From dancing videos to ASMR, TikTok caters to specific interests and influences us in ways we’ve never experienced. And in the midst of COVID-19 lockdowns, the social platform seemed to take the world by storm.
But like anything online, it’s important to be fully aware of what you’re consuming – especially when it comes to healthcare content. While scrolling from video-to-video for hours, it’s good to be cautious regarding what information is true or false. TikTok facilitates a storytelling environment, which can largely influence our daily habits, nutrition, and even our way of thinking. Most recently, TikTok has become a search engine and provides a slew of videos as “answers.” And this now has many turning to TikTok to diagnose their health.
So, we sat down with our VP of public relations, Andrea Gallagher, to chat about social media and what tips she has on using TikTok while also using your head.
Anna: How has the social media landscape shifted in the past few years?
Andrea: “It feels like the social media landscape changes every day, but obviously the biggest change over the past few years has been the growth of short-form social video like TikToks and Reels. Plus, even though TikTok used to be a Gen Z–centric platform, users of all ages are active on the app.”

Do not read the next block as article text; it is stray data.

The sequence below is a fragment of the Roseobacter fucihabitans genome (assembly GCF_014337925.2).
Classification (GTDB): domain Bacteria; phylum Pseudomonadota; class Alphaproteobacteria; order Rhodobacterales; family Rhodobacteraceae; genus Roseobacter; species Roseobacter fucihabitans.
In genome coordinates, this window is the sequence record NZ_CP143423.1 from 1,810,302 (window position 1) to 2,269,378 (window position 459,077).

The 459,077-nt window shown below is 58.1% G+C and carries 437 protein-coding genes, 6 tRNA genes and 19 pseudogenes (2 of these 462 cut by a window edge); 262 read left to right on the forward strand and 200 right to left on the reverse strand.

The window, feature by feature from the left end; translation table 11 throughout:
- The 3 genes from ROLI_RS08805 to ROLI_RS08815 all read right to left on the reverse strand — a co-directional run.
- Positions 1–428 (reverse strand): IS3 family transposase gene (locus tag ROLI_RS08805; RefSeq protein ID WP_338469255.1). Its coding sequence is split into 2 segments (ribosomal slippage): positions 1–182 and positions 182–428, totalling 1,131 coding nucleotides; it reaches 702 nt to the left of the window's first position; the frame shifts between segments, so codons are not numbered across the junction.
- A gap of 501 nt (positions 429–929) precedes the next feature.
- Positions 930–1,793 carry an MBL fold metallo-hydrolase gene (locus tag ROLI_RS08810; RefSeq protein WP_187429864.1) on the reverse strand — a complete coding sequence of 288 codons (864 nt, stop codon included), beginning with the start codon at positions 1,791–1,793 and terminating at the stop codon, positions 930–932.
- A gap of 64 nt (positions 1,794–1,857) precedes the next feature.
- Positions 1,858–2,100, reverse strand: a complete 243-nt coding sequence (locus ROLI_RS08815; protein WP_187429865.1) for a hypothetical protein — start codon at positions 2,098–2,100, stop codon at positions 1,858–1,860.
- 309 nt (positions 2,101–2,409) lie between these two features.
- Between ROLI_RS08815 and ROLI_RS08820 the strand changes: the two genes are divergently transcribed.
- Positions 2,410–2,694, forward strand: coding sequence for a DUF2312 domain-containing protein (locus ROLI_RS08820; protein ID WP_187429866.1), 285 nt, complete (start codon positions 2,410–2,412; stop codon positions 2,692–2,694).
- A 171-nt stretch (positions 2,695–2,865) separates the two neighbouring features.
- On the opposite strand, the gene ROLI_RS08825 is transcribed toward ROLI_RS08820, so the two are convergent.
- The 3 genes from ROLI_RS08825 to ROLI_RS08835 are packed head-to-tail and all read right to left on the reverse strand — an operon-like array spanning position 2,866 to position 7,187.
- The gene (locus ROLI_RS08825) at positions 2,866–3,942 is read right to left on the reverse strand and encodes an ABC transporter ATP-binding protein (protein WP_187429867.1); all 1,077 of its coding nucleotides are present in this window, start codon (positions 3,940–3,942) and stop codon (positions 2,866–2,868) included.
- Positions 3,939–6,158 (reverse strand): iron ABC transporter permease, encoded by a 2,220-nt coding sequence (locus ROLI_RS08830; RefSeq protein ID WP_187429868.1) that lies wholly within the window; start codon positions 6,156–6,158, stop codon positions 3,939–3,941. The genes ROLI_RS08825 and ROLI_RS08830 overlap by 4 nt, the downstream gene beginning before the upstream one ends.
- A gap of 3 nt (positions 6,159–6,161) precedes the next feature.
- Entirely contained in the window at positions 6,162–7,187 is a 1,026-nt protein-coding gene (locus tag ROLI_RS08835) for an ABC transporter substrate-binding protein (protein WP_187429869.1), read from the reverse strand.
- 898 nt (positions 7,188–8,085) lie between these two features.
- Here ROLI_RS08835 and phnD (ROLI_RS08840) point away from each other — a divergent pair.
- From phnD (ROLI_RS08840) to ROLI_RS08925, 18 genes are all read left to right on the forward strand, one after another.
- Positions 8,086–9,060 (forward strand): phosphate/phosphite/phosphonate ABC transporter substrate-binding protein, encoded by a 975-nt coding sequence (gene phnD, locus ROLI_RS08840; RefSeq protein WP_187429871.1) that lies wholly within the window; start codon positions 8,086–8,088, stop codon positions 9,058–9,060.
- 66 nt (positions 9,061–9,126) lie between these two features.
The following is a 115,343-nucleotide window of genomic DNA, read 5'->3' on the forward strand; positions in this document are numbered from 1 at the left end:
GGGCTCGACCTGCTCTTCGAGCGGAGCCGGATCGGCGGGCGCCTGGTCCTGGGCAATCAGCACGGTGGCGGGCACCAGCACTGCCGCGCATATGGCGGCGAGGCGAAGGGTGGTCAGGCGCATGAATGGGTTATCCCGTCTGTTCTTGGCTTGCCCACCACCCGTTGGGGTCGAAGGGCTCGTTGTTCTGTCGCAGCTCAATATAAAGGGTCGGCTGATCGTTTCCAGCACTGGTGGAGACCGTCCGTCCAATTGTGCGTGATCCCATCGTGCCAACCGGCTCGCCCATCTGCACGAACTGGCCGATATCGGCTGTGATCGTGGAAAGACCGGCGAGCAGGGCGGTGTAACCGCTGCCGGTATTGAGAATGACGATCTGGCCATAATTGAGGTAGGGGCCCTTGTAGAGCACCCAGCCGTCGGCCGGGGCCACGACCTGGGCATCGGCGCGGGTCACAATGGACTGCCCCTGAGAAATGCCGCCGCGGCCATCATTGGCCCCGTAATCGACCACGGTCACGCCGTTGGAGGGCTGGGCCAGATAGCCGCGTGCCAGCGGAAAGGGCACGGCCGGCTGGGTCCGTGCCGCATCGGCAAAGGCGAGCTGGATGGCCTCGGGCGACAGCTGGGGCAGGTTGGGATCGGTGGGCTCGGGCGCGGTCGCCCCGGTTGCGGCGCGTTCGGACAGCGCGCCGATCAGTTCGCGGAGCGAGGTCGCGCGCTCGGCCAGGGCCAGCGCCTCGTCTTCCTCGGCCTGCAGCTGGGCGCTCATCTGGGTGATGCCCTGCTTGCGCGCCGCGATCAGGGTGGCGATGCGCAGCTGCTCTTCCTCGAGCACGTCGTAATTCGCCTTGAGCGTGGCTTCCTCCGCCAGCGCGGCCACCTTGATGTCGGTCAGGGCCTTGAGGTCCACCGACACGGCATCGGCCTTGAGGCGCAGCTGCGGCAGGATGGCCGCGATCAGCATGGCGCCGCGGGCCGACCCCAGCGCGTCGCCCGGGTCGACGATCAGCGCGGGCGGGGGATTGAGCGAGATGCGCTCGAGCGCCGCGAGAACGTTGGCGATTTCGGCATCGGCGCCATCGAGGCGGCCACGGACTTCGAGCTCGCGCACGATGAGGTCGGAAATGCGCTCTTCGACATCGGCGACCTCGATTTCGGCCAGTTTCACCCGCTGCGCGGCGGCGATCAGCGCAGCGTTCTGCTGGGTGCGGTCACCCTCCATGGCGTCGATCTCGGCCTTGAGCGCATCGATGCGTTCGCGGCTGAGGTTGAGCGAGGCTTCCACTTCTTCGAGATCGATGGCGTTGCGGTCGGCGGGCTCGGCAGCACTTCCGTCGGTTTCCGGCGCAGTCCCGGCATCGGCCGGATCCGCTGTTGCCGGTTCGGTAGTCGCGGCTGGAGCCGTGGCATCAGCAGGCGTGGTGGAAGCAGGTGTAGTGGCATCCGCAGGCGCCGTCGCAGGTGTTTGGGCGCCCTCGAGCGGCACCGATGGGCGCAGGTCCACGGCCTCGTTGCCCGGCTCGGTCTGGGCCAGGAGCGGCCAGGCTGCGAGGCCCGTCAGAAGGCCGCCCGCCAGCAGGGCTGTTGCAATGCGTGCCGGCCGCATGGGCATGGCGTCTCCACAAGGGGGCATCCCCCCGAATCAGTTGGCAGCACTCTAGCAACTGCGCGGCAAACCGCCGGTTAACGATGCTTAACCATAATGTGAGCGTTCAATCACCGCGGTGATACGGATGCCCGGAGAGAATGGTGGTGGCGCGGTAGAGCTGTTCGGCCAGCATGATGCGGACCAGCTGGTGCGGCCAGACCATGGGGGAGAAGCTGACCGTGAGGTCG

Anna: How has TikTok changed this landscape?
Andrea: “Where Instagram has been a platform to share carefully curated content, TikTok is much more unpolished and real. Content that performs well is genuine, relatable, and useful! Plus, TikTok’s interface really gives users the ability to flex their creativity regardless of what they are posting about. It means seemingly straightforward information can now be shared in fresh, exciting ways.”
Anna: How are people using TikTok as a search engine?
Andrea: “According to TikTok, 55% of users use the platform to research brands or products, and younger audiences are starting to use it almost as a search engine. Why? A recent AdWeek article notes that Gen Zers in particular are drawn to the visual nature of the platform. They want to see what they are searching for in action in an authentic way.”
Anna: How can one determine credibility on social media?
Andrea: “It’s incredibly easy to get sucked into a social post or video, but it’s important not to take things at face value. If you’ve stumbled across a video and want to determine whether the source is credible, the first step is to take a closer look at this person’s profile. If they don’t have any friends or followers, and they don’t post regular content (or they share the same content over and over), chances are they are a bot and NOT a credible source. Beyond that, you’ll likely have to do some research outside of the app. Are they who they say they are? Can you determine their credentials? Is there any media coverage on this person from credible news sources?”
Anna: What dangers come from self-diagnosing via social media?
Andrea: “Everybody is different, and nobody knows you or your symptoms better than your doctor. Not only can Dr. Google or Dr. TikTok lead you down a worst-case-scenario anxiety spiral, they can push you toward treatment that might not be right for you or your potential condition. The best course of action is to call your doctor instead of attempting to self-diagnose on TikTok.”
With this knowledge, be sure to reach out to your doctor with all medical questions as needed. Afterall, social media does not have a doctorate nor years of field experience.
Click here to for more tips on using social media safely.